This post truly encapsulates what to do with leftovers, in many ways than one. In as much as I was tempted to use all my over ripened plantains for Dodo Ikire (recipe HERE), I decided to split it in half and make Mosa instead. I have a Ghanaian grandma so I grew up eating knowing Mosa as Tatale. I found out it was also called Mosa in my teenage years after a heated argument with a friend, which I had to apologise for. Lol. Food truly does cross countries sometimes, so before you argue with that Mexican or Mediterranean person, remember, you may have some foods in common. Lol
Mosa is basically a pancake, but a healthy pancake. I’m going to hammer on AGAIN about presentation and packaging of Nigerian food. Sorry to bore you, but I will keep talking about it, till it makes a difference. Lol. Nigerian food is not very dessert oriented, and Mosa is a fantastic option for dessert. After all Crepes Suzette, also a pancake is a western dessert. Mosa could also be a starter, if served with a savoury sauce like I did. When I was plating this dish, I kept praying by saying Lord, I want to be The Icon for the revolution or change in perception of Nigerian food. I can serve this at a fancy restaurant, and no one will even blink an eye or consider it inappropriate. Mosa is perfect as a starter. It is light, it is sweet and when paired with a savoury sauce, it prepares your palate and your tummy for the main course. So, the next time you have a dinner party, or if I ever take up the courage to apply to go unto the TV Show Come Dine With Me, I will definitely be serving Mosa as my starter.
You will need
2 over ripened plantains
1 teaspoon of cayenne pepper – dry pepper
2 tablespoons of plain flour
Seasoning cube – Knorr Chicken preferred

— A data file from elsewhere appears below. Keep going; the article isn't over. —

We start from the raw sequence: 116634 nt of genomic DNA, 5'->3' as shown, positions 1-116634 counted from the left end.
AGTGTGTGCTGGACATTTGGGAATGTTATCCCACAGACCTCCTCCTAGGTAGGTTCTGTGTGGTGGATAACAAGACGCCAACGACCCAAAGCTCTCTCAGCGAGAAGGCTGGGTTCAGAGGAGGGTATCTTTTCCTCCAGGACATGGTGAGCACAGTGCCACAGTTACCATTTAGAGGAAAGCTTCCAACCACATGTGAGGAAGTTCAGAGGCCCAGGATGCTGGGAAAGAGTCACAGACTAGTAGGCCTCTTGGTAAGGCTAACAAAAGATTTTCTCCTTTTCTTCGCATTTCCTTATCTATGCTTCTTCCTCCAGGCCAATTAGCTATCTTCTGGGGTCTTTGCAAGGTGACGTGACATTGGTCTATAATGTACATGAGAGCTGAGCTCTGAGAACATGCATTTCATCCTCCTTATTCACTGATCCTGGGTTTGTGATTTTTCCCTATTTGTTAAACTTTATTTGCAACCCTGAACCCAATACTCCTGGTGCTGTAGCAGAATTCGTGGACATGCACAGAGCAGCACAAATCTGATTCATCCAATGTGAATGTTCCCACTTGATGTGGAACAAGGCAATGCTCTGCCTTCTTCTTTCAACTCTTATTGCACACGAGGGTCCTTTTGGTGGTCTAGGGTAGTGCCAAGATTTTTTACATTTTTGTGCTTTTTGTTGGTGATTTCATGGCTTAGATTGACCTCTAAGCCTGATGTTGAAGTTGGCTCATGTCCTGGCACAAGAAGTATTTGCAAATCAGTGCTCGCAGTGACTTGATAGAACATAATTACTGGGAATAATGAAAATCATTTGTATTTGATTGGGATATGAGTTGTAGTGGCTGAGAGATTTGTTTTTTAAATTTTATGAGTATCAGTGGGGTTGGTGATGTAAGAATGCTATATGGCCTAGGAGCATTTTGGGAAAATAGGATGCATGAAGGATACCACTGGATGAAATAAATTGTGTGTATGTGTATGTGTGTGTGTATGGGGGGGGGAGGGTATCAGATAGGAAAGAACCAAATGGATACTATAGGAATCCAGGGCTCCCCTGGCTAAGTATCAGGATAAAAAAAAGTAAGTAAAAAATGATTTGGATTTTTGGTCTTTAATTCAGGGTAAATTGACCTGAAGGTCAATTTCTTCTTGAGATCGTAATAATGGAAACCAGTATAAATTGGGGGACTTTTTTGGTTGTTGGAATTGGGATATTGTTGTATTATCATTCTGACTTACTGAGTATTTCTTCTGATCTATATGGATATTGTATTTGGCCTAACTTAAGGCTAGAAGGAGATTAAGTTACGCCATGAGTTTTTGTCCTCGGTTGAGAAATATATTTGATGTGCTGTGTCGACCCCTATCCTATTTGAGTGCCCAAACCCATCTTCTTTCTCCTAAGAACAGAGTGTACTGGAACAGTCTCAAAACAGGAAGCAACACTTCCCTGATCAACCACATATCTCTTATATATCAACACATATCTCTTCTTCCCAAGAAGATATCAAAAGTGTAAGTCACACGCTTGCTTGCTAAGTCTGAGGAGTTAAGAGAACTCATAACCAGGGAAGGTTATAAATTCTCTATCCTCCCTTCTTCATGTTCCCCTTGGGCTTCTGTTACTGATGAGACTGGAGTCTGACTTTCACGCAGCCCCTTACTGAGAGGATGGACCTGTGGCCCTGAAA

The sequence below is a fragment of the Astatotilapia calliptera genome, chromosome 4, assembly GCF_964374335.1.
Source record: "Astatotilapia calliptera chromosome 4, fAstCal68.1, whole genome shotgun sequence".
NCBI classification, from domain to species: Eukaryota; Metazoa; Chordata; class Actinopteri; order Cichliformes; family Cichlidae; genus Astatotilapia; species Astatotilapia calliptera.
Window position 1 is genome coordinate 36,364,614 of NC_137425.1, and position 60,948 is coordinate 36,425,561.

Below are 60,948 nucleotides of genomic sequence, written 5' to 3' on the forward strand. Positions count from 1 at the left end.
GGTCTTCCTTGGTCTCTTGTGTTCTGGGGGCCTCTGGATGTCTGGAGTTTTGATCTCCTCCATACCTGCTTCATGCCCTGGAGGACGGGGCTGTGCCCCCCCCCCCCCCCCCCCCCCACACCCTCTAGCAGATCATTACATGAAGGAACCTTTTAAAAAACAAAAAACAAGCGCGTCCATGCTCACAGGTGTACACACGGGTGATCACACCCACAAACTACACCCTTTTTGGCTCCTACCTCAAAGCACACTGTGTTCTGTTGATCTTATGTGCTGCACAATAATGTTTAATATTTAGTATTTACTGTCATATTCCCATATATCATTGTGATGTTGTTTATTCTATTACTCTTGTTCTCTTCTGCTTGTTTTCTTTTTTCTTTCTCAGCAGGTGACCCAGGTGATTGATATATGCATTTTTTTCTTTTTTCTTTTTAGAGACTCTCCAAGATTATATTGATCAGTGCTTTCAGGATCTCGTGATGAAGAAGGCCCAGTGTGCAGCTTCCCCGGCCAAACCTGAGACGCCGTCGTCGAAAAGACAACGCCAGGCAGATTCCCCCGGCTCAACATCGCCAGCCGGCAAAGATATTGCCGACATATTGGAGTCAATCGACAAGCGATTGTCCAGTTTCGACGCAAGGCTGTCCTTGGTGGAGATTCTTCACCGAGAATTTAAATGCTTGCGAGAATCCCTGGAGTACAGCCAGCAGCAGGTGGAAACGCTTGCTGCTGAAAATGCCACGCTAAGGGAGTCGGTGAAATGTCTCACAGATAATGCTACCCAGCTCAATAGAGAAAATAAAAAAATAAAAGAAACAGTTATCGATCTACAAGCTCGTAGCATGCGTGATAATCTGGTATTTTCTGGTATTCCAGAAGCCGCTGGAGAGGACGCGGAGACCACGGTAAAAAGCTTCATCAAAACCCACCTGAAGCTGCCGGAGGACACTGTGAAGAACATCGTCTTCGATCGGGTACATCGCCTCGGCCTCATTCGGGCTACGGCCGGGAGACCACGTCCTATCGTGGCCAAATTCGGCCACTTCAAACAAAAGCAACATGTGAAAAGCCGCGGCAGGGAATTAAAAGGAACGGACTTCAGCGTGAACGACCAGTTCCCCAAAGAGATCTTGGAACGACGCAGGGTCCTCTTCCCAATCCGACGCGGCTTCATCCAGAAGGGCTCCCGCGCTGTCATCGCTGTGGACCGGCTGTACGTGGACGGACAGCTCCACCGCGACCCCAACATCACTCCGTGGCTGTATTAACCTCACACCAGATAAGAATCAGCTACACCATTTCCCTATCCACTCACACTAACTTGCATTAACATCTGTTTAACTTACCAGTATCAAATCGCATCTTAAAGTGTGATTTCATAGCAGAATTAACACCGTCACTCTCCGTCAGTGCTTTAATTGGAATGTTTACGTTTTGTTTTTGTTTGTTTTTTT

For the savoury sauce – a medley of vegetables, anything you have in your fridge. I used spring onions, lemon grass, tomatoes, red onion, green chilli, and ata rodo (scotch bonnet/habanero pepper)
1. Unlike Dodo Ikire, you have to mash the plantains till you achieve a smooth paste. Break in an egg and mix to give you a more liquid consistency. Add the flour to the bowl, which will thicken it. Season with cayenne pepper, salt and 1 seasoning cube. I know some may disagree with me about the addition of a seasoning cube, but I loved it. It tasted unlike the Mosa I had eaten in people’s homes. The batter should not look this dark. My camera was having a PMS moment. Lol
Mosa can be fried with palm oil or vegetable oil. I know some people will vehemently defend Palm oil, but I prefer vegetable oil. It makes Mosa more pretty.
2. Just as you would with a pancake, you will scoop out the batter and fry in a heated pan lightly coated with your choice of oil. Unlike with pancakes though, you only need a little batter to fry what I will describe as a mini pancake
Let it fry for a few seconds to a minute, flip over, and let the other side browns……….and that’s it
Now, to the savoury sauce………
Where did the idea of making a savoury sauce come from? Leftover vegetables in the fridge. I looked into the vegetable cabinet, and I could see spring onions wilting slightly, tomatoes getting soft, half an onion drying up, same with my lemon grass. Unlike my British friends, who will probably chuck them in the bin, Waste not, Want not. I decided to chop them and fry in the same palm oil I made Dodo Ikire, and oh my goodness. If you’ve tried my Coconut rice recipe (HERE), you will know exactly what I mean. This tastes and smells even better. Lemon grass and Palm oil work, very well. Plus the added flavour from frying dodo ikire in the same oil previously. It just really worked very well with the Mosa because there was an extra hint of plantains in the palm oil sauce.
1. Chop all the ingredients, and fry in hot palm oil. This was leftover Palm oil from Dodo Ikire, so I used more than my usual quantity
2. On low heat, let the vegetables fry until the soften, and then season with salt and a seasoning cube. For this sauce, I don’t add water at all, neither do I add fresh blended pepper. I let the vegetables wilt and soften to release all their juices. This gives a rich, delicious sauce.
…………and that’s it. Simple, simple, simple.
Plated together, this is a beautiful mix and very healthy if I may add. Okay, okay, ignore all that oil. Lol
While I was making this, I also remembered my Grandma’s Waakye, which I am going to prepare soon. Waakye is Ghana’s version of rice and beans (another dish we have in common), so look out for my Grandma’s recipe.